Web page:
First step will require that you sand the lenses with progressively finer grit sand paper.  We started by sanding the entire lens surface with 400 grit to remove all small nicks and scratches on the lens.  You do not need to sand the entire lens as it will increase your over-all work load however, we recommend that you sand the entire surface for a rejuvenation of all lenses.

 

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Once you have sanded the entire surface with 400 grit sand paper, move up to 800 (or similar) grit sand paper to remove all sanding marks from the prior grit.  Once all deep scratches from the previous grit are smoothed out, change to 2000 grit sand paper and smooth the surface even further.

Be sure to use the wet-sanding technique during the entire sanding process.  To do so, immerse the sand paper in water for 10 minutes before starting.  Once the sand paper has had time to soak, begin lightly sanding the lens with the sand paper, making sure to dip the sand paper in the water often.  Wet sanding allows for a smoother final surface and helps remove the debris from the abrasive - speeding up the sanding process.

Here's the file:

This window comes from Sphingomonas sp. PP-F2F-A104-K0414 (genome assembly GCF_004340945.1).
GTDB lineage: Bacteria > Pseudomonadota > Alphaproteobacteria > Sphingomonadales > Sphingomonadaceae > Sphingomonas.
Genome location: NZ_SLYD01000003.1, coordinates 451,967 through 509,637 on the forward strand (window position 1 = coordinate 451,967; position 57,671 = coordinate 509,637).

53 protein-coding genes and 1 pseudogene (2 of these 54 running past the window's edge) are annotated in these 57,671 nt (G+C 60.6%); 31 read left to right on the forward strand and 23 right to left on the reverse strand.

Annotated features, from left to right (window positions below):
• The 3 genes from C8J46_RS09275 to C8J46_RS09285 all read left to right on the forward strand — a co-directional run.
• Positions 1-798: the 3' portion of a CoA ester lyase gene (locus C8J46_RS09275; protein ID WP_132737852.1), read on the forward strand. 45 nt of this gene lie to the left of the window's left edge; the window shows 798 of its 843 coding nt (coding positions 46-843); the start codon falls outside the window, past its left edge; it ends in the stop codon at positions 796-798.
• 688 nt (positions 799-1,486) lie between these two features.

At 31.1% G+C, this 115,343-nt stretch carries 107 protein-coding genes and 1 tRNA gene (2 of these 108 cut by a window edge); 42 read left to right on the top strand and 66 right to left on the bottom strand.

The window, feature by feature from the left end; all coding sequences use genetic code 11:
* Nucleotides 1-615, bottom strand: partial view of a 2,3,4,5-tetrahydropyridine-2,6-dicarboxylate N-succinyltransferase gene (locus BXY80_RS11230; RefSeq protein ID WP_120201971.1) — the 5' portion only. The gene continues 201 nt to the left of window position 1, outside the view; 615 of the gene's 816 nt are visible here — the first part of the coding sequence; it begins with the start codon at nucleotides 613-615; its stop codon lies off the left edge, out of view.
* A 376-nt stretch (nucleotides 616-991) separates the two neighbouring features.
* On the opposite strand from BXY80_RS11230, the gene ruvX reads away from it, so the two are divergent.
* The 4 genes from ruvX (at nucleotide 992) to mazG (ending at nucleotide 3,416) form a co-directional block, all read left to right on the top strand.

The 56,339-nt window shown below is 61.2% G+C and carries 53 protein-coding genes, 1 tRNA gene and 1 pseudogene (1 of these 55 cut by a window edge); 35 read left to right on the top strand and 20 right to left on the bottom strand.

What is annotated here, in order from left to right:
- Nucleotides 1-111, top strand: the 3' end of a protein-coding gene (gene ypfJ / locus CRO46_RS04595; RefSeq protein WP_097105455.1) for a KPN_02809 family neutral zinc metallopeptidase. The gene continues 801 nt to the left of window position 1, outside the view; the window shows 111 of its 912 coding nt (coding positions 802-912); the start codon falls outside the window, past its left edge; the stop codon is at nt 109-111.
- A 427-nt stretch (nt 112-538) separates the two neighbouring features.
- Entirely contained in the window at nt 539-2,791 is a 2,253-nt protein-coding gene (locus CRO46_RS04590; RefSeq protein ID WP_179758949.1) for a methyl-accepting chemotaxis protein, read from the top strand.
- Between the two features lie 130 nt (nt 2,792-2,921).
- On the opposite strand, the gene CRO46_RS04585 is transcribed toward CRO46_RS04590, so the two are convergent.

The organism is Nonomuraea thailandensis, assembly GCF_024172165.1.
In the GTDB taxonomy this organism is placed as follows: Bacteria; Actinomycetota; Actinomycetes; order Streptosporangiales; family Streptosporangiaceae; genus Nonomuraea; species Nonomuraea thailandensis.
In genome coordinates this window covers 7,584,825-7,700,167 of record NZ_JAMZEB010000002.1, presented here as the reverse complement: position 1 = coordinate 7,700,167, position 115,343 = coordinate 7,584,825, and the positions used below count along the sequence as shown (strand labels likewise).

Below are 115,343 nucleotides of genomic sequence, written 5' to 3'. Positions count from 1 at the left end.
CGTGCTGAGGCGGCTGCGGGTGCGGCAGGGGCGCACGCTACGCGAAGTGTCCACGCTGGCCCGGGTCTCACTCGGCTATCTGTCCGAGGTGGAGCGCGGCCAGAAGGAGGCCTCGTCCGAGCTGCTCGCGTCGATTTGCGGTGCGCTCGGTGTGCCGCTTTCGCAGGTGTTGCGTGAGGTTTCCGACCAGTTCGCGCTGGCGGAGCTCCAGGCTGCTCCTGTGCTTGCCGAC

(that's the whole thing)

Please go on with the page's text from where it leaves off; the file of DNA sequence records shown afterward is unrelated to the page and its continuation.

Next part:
Proper sanding will take perhaps an hour or more for all your lenses - all depending on the extent of nicks and scratches, and how many different grits you need to use

On the left is an un-touched lens, on the right is a lens which has been completely sanded - from 400 to 2000 grit sand paper.

Do not worry, you will have the freshly sanded lenses looking even better than they started out!  Just be sure to take your time.